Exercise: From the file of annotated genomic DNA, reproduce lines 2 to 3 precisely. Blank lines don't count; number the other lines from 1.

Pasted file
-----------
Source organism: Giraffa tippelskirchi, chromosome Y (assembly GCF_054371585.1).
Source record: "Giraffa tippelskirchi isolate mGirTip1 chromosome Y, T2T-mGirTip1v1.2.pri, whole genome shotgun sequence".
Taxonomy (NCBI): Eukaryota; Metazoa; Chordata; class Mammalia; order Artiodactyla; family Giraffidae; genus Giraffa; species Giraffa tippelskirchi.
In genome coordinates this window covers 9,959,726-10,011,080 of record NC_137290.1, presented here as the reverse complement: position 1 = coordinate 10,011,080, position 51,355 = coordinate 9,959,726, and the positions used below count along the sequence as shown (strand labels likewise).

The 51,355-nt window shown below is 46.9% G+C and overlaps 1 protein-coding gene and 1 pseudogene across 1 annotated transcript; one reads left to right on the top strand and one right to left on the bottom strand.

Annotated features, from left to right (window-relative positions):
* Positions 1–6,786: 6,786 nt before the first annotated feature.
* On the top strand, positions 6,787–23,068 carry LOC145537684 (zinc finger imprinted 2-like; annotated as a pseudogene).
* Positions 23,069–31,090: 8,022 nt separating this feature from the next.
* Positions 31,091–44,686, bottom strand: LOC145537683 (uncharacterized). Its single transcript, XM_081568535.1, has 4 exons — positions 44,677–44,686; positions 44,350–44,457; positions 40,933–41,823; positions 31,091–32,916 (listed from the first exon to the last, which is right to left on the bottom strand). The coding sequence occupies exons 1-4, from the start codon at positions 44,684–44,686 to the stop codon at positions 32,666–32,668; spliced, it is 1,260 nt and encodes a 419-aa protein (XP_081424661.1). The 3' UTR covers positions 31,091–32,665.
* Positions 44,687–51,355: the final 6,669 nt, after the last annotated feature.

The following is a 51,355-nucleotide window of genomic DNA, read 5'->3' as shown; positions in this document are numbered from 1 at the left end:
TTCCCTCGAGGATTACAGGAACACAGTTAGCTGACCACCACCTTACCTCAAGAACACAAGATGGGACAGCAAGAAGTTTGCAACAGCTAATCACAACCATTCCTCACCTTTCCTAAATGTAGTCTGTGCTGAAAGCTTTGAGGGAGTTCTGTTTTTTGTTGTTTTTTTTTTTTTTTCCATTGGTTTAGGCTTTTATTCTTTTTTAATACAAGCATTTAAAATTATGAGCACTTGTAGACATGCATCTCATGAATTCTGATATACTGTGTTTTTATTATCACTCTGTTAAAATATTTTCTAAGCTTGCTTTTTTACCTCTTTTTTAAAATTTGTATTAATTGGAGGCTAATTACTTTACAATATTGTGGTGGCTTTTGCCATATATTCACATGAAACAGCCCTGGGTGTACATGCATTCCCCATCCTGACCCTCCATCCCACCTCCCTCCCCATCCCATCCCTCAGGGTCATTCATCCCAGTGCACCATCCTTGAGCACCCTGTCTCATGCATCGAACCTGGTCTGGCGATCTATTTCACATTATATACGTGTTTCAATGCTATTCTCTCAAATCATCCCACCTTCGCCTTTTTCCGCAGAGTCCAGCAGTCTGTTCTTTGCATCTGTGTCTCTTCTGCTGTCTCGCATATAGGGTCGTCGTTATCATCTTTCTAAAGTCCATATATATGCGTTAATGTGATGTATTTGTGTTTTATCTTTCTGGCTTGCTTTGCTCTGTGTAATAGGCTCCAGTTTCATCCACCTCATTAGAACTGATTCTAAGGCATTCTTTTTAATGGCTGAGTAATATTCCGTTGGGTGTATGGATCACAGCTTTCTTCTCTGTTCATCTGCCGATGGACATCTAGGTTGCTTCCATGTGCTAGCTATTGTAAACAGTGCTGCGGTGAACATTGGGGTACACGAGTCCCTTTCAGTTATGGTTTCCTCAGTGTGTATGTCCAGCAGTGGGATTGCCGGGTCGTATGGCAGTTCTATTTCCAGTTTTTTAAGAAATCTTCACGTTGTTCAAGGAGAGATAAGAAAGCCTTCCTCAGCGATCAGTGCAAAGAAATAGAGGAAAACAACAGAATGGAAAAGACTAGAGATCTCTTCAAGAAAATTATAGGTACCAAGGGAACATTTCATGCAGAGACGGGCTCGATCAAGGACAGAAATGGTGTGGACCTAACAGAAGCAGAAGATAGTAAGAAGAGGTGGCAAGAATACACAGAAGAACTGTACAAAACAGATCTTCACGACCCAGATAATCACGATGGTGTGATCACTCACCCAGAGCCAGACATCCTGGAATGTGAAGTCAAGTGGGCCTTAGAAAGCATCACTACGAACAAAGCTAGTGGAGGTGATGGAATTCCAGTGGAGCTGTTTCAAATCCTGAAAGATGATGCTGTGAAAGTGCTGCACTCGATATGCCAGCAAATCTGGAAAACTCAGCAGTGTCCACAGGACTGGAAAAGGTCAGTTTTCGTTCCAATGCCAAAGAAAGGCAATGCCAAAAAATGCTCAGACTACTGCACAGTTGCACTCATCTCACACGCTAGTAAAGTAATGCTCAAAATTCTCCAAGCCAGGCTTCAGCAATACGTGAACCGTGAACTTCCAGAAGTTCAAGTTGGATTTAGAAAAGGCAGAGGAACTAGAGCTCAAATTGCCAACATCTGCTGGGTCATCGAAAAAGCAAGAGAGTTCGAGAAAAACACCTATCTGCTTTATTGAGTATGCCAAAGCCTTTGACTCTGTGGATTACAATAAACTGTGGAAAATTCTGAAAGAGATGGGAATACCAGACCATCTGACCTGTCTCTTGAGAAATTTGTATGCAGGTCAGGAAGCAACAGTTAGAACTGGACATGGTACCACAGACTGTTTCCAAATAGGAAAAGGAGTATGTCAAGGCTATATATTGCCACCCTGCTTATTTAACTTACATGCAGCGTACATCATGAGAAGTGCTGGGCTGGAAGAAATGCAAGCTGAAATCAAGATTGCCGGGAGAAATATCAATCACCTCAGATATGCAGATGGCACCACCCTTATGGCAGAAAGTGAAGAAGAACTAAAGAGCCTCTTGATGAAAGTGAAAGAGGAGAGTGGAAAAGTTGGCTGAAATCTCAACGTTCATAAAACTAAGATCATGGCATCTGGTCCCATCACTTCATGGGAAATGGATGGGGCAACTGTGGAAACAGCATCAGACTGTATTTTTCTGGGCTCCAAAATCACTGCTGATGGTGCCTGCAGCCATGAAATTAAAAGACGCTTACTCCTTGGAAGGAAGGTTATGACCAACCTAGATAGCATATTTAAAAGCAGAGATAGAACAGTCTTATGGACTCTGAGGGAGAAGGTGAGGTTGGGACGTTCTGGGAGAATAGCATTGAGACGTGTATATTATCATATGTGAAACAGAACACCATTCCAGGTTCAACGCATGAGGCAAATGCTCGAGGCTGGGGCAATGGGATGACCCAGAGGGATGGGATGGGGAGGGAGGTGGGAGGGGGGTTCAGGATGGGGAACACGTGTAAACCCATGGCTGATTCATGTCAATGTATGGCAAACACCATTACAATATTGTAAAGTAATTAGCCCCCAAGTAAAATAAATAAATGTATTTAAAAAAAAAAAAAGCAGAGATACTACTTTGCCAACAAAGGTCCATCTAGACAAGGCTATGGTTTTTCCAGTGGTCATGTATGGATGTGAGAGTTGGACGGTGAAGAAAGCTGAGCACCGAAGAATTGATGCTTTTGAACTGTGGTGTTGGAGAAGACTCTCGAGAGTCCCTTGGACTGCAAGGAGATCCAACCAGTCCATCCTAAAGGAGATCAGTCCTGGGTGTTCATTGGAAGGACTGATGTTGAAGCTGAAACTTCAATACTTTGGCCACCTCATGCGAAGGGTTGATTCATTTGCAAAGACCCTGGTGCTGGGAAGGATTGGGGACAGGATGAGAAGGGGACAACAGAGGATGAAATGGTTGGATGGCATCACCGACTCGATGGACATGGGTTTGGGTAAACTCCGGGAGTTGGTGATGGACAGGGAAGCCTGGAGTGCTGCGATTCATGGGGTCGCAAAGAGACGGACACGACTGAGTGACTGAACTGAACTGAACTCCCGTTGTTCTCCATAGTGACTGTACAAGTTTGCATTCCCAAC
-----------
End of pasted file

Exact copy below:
Source record: "Giraffa tippelskirchi isolate mGirTip1 chromosome Y, T2T-mGirTip1v1.2.pri, whole genome shotgun sequence".
Taxonomy (NCBI): Eukaryota; Metazoa; Chordata; class Mammalia; order Artiodactyla; family Giraffidae; genus Giraffa; species Giraffa tippelskirchi.